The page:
Live From GMA: Changing Preferences Cut Across All Groups


More consumers favor evolving preferences such as health and wellness, safety and social impact on their path to purchase, and both retailers and manufacturers need to respond accordingly.

That’s the overall message conveyed by the results of a study conducted by Deloitte Consulting, the Grocery Manufacturers Association and the Food Marketing Institute, and discussed during the second day of GMA’s Leadership Forum this past weekend at The Broadmoor in Colorado Springs, Colo., in a session entitled, “Driving Growth Among Disruption: Capitalizing on the Shifting Consumer Food Value Equation,” moderated by FMI SVP Mark Baum.

The study, which included more than 5,000 consumers and 40 industry executives, revealed that more consumers are including a wider set of drivers in their purchasing decisions. These “evolving” drivers – health and wellness, safety and social impact” are overtaking the historic drivers of taste, price and convenience as the leading reasons for choosing particular products over others.

Deloitte’s Tom Phillips sees the shift as a “big, nuanced” move toward these new drivers. Overall, 51 percent of consumers surveyed emphasized these evolving preferences more heavily over traditional drivers, Phillips noted.

Perhaps most significantly, this shift is consistent across all ages, income levels and geographic regions. For example, these evolving drivers are cited by 52 percent of consumers age 18 to 34 and 35 to 49, and 51 percent of those age 50 to 80. Further, consumers are defining “safety” as being free of harmful or artificial ingredients, clean labeling and nutritious content.

“It’s not a niche area for business – it’s something that needs to be addressed,” said panelist Beth Ford, EVP and chief supply chain and operations officer for dairy co-op Land O’Lakes.

Carolyn Sakstrup, VP of Target’s guest center of excellence, noted that Target is forging partnerships with multiple manufacturers to create products for its “Made to Matter” brand that address these in-demand product attributes.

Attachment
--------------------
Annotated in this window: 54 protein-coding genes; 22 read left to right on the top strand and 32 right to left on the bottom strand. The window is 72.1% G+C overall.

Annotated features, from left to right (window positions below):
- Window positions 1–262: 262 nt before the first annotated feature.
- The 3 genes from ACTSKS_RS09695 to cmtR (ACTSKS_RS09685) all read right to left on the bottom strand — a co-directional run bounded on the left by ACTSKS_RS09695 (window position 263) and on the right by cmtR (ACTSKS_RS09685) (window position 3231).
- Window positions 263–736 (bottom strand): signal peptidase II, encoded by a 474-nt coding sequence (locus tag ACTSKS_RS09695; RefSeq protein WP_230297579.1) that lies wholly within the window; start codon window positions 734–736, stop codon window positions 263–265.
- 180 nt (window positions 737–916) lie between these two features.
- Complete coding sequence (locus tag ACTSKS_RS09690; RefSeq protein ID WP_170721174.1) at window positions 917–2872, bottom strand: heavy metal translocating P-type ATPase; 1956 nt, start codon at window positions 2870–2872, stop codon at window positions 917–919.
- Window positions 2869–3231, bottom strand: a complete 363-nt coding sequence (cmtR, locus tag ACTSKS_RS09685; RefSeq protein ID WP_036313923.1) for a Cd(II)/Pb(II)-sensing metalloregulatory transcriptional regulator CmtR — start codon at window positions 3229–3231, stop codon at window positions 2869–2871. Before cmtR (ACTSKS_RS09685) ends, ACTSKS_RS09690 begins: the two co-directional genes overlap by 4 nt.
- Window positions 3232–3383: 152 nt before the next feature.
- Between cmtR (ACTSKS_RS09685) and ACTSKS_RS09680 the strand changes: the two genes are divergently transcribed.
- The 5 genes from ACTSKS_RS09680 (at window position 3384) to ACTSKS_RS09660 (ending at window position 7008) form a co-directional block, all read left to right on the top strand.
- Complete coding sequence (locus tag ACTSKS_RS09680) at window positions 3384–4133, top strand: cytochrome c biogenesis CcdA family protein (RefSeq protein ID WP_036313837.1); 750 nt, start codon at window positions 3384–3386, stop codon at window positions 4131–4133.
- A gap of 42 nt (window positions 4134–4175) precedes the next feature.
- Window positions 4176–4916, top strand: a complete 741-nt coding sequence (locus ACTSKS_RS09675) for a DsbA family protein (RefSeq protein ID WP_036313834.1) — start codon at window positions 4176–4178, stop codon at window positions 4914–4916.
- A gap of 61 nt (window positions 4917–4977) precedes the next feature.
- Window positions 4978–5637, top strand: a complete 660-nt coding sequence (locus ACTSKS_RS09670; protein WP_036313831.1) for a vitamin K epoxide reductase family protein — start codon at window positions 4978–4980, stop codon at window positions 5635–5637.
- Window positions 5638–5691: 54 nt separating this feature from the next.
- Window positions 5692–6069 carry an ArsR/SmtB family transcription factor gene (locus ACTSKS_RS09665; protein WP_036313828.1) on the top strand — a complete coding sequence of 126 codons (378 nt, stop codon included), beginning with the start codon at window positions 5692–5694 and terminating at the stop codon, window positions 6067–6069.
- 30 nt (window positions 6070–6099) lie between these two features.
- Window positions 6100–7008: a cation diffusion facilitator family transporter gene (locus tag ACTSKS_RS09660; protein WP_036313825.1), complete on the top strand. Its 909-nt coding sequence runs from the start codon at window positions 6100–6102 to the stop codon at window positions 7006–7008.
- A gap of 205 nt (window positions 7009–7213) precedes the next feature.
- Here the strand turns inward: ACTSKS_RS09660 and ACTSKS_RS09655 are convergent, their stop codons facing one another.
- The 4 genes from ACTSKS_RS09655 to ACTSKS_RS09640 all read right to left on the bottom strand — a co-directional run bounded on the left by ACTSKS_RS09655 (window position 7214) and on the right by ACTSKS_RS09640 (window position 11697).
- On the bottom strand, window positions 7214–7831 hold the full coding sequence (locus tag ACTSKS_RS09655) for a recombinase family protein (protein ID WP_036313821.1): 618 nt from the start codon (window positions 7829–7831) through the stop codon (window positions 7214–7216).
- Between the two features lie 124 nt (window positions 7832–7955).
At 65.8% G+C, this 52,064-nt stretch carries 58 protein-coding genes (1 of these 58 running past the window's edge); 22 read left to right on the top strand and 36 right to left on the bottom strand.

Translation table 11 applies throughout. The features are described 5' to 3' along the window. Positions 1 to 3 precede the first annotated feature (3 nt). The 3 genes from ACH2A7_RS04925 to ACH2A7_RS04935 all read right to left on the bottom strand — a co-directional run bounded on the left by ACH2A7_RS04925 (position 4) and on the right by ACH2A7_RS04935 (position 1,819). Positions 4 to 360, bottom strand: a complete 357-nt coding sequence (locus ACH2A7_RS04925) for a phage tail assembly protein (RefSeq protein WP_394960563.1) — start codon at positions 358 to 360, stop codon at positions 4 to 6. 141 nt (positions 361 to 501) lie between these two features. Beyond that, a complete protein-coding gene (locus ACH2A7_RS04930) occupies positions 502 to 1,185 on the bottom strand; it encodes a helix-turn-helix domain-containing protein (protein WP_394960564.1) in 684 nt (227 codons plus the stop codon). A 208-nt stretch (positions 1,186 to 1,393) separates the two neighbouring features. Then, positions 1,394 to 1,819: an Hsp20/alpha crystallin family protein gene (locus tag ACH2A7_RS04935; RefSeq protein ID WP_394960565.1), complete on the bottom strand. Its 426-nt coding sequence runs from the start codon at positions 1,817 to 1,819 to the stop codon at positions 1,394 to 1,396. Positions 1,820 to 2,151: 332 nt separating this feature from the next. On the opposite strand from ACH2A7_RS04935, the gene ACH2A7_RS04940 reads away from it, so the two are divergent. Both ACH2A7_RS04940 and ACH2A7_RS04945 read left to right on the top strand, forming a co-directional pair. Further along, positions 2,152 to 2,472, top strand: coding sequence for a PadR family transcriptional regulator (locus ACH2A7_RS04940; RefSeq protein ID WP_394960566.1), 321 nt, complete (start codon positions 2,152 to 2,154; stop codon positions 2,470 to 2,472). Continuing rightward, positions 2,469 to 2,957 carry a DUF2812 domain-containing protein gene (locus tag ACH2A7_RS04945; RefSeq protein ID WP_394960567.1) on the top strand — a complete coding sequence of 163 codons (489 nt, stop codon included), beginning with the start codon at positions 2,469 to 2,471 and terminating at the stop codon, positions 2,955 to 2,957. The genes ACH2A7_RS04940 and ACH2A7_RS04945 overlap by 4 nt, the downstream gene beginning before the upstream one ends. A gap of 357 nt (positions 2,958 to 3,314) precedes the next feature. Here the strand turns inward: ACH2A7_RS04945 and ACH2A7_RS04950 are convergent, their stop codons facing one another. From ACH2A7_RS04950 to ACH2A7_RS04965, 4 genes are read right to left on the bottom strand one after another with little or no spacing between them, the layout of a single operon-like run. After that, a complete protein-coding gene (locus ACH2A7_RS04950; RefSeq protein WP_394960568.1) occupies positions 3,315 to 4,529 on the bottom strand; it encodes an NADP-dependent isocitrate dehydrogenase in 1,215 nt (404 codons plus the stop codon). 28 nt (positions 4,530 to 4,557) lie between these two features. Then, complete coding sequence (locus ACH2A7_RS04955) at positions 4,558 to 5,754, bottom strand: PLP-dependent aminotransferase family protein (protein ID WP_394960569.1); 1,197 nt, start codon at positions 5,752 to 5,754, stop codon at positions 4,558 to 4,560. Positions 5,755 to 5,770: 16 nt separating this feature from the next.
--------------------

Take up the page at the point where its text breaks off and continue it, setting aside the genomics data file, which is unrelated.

Jim Borel, EVP at DuPont, asserted that transparency is essential in this new normal: “If you don’t provide the information, consumers assume the worst.” Ford argued that technology in food makes consumers uncomfortable: “It’s a marketing and communication challenge, because the facts are quite friendly.”

Rob Aukerman, president of North American commercial operations for Elanco, warned against overreacting to preference changes lest manufacturers invest heavily in what may turn out to be soft trends. Aukerman argued that the study results demonstrate a demand “for choice in the marketplace.”

In response, Borel urged manufacturers and retailers “to work together to tell these great stories in a way that resonates with consumers.”

That will ultimate determine who wins and loses in the years to come, as good communication will define what a company is to consumers, Ford said, and success will belong to “the companies that are the most agile in responding to consumers.”

Sunday’s other concurrent sessions included “Using Digital to Enhance the CPG/Retailer Partnership” and “Leadership 2020 and Beyond.”

CEO panel

A panel of CPG’s top executives discussed “The New Era of Value Creation: Agile Efficiency and Growth,” moderated by Accenture’s Keith Barringer.

The panel discussed the impact on their operations and the overall market by fluctuating consumer demand, channel blurring and greater expectations for product customization. Barringer presented 2015 CAGNY data showing that a focus on power brands, innovation and supply chain efficiency are leading priorities of CPG companies.

J.P. Bilbrey, chairman, president and CEO of the Hershey Co., noted that he is paying greater attention to activists, which has impacted his company’s cocoa procurement and drove its move toward simpler recipes for its products.

“Millennials are the best thing to happen to us,” declared Kees Kruythoff, president of Unilever North America, because they believe in the idea of a “social enterprise.” Kruyhoff noted that his company’s fastest-growing brands are those with a social purpose.

In discussing Amazon’s impact on CPG companies, Justin Skala, president of Colgate North America and global sustainability for Colgate-Palmolive, said manufacturers must view it “through the lens of how my core consumers are going to be viewing the brand.” Skala said it’s “an opportunity to get closer to our core consumers” in building brands more effectively.

Talent will be a key element of CPG operations moving forward. “We rely on people to drive our agenda,” said Thomas Greco, CEO of Frito-Lay North America at PepsiCo, explaining that his company’s business strategies are built around capabilities, culture and talent. Kruythoff stressed the importance of employee well-being and personal development in maintaining an effective workforce.

The panelists expressed optimism for the coming years. “There’s no better time to be working in consumer products that today, except for the future,” Greco declared. Bilbrey concurred: “There’s never been a more exciting time – anything is possible.”

Rounding out the day were David Gergen, senior political correspondent for CNN and former advisor to presidents including Reagan and Clinton, speaking on leadership, accountability, trust and the current state of politics; and a rousing performance by Frankie Valli and the Four Seasons during the closing dinner celebration.

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